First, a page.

Law report: Proceedings can be continued despite undertakings

Law REPORT: 21 November 1997
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The Secretary of State for Trade and Industry was entitled to continue proceedings for the disqualification of a company director on the grounds of his unfitness to act as a director, notwithstanding that the director had offered undertakings which would have substantially the same practical effect as a disqualification order.

Secretary of State for Trade and Industry v Davies and others; Court of Appeal (Lord Woolf, Master of the Rolls, Lord Justice Millett and Lord Justice Mummery) 19 November 1997

The Court of Appeal dismissed the appeal of Vernon Davies against the dismissal of his applications for a stay of proceedings against him under sections 6 and 8 of the Company Directors Disqualification Act 1986, and for leave to move for judicial review of the decision of the Secretary of State for Trade and Industry to continue the proceedings and to refuse to consent to the stays.

Following a report made by inspectors under section 437 of the Companies Act 1985 in respect of Atlantic Computers plc and Atlantic Computer Systems plc, companies of which the appellant was a director, the Secretary of State for Trade and Industry commenced disqualification proceedings against the appellant and others under section 8 of the Company Directors Disqualification Act 1986. Disqualification proceedings were also commenced against the appellant and others under section 6 of the 1986 Act in respect of the Blackspur group of companies, which had gone into administrative receivership, and of which the appellant was also a director.

Michael Briggs QC and Paul Girolami (Peters & Peters) for the appellant; A.W.H. Charles, Mark Cunningham and Richard Gillis (Treasury Solicitor) for the Secretary of State.

Lord Justice Mummery, delivering the reserved judgment of the court, said that the appellant had applied for a stay of both sets of disqualification proceedings on the grounds that it would be oppressive to him, prejudicial to the interests of the public, and a misuse of the procedure of the court for the Secretary of State to pursue them in the face of undertakings offered by him.

The evidence served by the Secretary of State in the proceedings contained allegations of serious misconduct, including dishonesty, which the appellant strongly disputed. He contended that the proceedings would impose a "prodigious burden" on him, estimating that his cost of defending them would be in the region of pounds 900,000.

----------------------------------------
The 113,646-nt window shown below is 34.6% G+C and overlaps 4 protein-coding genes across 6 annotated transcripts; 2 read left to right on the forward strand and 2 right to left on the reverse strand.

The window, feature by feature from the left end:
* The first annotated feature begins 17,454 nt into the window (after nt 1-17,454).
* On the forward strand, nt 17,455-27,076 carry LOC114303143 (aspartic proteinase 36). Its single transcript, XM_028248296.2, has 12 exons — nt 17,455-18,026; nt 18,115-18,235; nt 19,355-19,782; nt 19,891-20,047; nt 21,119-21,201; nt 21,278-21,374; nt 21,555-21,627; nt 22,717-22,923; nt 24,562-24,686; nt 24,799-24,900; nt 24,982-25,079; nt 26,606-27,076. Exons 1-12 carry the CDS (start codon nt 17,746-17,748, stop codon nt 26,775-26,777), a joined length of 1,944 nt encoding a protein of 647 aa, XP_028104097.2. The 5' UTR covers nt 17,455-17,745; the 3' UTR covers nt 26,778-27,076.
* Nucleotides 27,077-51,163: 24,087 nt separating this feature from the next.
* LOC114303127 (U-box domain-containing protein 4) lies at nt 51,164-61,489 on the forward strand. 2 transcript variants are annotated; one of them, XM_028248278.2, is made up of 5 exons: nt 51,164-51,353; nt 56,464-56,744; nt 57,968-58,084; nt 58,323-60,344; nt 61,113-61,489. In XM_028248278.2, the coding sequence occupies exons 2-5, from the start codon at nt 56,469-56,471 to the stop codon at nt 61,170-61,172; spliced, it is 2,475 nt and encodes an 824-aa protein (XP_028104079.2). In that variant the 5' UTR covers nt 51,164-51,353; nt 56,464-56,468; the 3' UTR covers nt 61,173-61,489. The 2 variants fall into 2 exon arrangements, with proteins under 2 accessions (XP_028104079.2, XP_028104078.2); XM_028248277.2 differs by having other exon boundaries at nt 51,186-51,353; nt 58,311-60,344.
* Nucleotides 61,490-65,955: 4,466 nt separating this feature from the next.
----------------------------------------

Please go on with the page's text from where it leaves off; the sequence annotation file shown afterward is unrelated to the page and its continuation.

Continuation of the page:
The undertakings, which were of permanent duration, included undertakings not to act as a company director, liquidator, administrator, receiver or manager, nor in any way to be concerned or to take part in the promotion, formation or management of a company, and an undertaking never to apply to vary or be discharged from any of the earlier undertakings.

It had not, however, been unfair, oppressive or a misuse of the process of the court to institute the proceedings against the appellant, as it had appeared to the Secretary of State at the time to be expedient in the public interest to do so, and, notwithstanding the undertakings offered by the appellant, it appeared to Secretary of State at the present time to be expedient in the public interest to continue the proceedings.

That was because the undertakings, offered without an admission of the facts, were not equivalent to a disqualification order made by the court. Whilst it was true that the object of the 1986 Act was the protection of the public, the means by which that object was to be achieved was embodied in a carefully structured, detailed statutory scheme which did not provide for the disposal of the proceedings on the basis of non-admissions undertakings.

On the contrary, the regulatory scheme operated by the Secretary of State and adjudicated upon by the court presupposed the making of an order on a factual basis, sufficient to justify the judicial finding that the respondent was unfit to be the director of a company. The factual basis for making disqualification orders, predicated on findings or admissions of unfitness, had a real deterrent effect, and afforded protection to the public against the menace of persons unfit to enjoy the privileges of limited liability.

In those circumstances the Secretary of State was entitled to take the position that it appeared to her to be expedient in the public interest to prosecute the proceedings against the appellant, and the appeals would be dismissed.

- Kate O'Hanlon, Barrister

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